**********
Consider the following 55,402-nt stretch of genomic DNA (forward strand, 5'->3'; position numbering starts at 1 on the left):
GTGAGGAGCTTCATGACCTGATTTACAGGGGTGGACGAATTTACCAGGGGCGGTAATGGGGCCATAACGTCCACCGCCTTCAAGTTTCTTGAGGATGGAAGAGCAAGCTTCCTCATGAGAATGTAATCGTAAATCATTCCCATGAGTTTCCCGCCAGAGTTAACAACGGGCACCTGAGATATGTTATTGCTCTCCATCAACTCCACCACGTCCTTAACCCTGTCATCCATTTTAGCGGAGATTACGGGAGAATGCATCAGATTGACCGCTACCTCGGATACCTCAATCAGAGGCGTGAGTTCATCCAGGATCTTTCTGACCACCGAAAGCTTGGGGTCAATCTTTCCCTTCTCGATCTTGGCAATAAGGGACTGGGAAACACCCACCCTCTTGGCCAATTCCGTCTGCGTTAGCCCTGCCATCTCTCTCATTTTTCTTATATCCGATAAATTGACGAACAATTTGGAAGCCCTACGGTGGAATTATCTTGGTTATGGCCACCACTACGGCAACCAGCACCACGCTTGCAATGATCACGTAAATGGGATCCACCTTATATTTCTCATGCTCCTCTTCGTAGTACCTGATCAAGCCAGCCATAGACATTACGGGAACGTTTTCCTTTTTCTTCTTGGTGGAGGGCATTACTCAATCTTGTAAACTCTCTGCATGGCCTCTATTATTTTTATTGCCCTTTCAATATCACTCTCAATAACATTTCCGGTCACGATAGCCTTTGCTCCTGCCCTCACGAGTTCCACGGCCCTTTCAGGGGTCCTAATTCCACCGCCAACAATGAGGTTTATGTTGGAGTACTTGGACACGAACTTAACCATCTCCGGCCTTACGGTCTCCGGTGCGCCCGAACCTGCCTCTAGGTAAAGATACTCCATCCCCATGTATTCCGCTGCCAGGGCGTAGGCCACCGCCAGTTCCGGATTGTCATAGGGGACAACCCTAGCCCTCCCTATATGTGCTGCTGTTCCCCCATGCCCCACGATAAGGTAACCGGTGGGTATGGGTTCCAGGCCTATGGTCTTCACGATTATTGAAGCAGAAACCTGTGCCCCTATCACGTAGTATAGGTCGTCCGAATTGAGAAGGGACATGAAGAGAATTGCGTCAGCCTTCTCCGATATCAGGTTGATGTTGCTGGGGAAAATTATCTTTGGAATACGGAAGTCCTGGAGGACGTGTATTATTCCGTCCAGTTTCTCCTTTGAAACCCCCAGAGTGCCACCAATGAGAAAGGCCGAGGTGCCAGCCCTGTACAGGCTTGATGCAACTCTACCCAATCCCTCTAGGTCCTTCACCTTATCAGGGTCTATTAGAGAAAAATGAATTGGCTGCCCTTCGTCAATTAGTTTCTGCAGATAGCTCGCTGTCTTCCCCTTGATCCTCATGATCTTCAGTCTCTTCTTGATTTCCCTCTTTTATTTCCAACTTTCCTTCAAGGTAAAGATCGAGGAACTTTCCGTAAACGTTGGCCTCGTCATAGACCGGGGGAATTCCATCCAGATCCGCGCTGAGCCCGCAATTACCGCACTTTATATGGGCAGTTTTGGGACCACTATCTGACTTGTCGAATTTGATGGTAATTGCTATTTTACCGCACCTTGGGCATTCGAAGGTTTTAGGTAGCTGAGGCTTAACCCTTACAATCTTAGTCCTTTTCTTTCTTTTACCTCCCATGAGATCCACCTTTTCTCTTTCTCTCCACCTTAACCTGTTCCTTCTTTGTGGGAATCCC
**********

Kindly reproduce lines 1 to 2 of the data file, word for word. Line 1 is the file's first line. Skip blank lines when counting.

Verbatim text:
Consider the following 55,402-nt stretch of genomic DNA (forward strand, 5'->3'; position numbering starts at 1 on the left):
GTGAGGAGCTTCATGACCTGATTTACAGGGGTGGACGAATTTACCAGGGGCGGTAATGGGGCCATAACGTCCACCGCCTTCAAGTTTCTTGAGGATGGAAGAGCAAGCTTCCTCATGAGAATGTAATCGTAAATCATTCCCATGAGTTTCCCGCCAGAGTTAACAACGGGCACCTGAGATATGTTATTGCTCTCCATCAACTCCACCACGTCCTTAACCCTGTCATCCATTTTAGCGGAGATTACGGGAGAATGCATCAGATTGACCGCTACCTCGGATACCTCAATCAGAGGCGTGAGTTCATCCAGGATCTTTCTGACCACCGAAAGCTTGGGGTCAATCTTTCCCTTCTCGATCTTGGCAATAAGGGACTGGGAAACACCCACCCTCTTGGCCAATTCCGTCTGCGTTAGCCCTGCCATCTCTCTCATTTTTCTTATATCCGATAAATTGACGAACAATTTGGAAGCCCTACGGTGGAATTATCTTGGTTATGGCCACCACTACGGCAACCAGCACCACGCTTGCAATGATCACGTAAATGGGATCCACCTTATATTTCTCATGCTCCTCTTCGTAGTACCTGATCAAGCCAGCCATAGACATTACGGGAACGTTTTCCTTTTTCTTCTTGGTGGAGGGCATTACTCAATCTTGTAAACTCTCTGCATGGCCTCTATTATTTTTATTGCCCTTTCAATATCACTCTCAATAACATTTCCGGTCACGATAGCCTTTGCTCCTGCCCTCACGAGTTCCACGGCCCTTTCAGGGGTCCTAATTCCACCGCCAACAATGAGGTTTATGTTGGAGTACTTGGACACGAACTTAACCATCTCCGGCCTTACGGTCTCCGGTGCGCCCGAACCTGCCTCTAGGTAAAGATACTCCATCCCCATGTATTCCGCTGCCAGGGCGTAGGCCACCGCCAGTTCCGGATTGTCATAGGGGACAACCCTAGCCCTCCCTATATGTGCTGCTGTTCCCCCATGCCCCACGATAAGGTAACCGGTGGGTATGGGTTCCAGGCCTATGGTCTTCACGATTATTGAAGCAGAAACCTGTGCCCCTATCACGTAGTATAGGTCGTCCGAATTGAGAAGGGACATGAAGAGAATTGCGTCAGCCTTCTCCGATATCAGGTTGATGTTGCTGGGGAAAATTATCTTTGGAATACGGAAGTCCTGGAGGACGTGTATTATTCCGTCCAGTTTCTCCTTTGAAACCCCCAGAGTGCCACCAATGAGAAAGGCCGAGGTGCCAGCCCTGTACAGGCTTGATGCAACTCTACCCAATCCCTCTAGGTCCTTCACCTTATCAGGGTCTATTAGAGAAAAATGAATTGGCTGCCCTTCGTCAATTAGTTTCTGCAGATAGCTCGCTGTCTTCCCCTTGATCCTCATGATCTTCAGTCTCTTCTTGATTTCCCTCTTTTATTTCCAACTTTCCTTCAAGGTAAAGATCGAGGAACTTTCCGTAAACGTTGGCCTCGTCATAGACCGGGGGAATTCCATCCAGATCCGCGCTGAGCCCGCAATTACCGCACTTTATATGGGCAGTTTTGGGACCACTATCTGACTTGTCGAATTTGATGGTAATTGCTATTTTACCGCACCTTGGGCATTCGAAGGTTTTAGGTAGCTGAGGCTTAACCCTTACAATCTTAGTCCTTTTCTTTCTTTTACCTCCCATGAGATCCACCTTTTCTCTTTCTCTCCACCTTAACCTGTTCCTTCTTTGTGGGAATCCC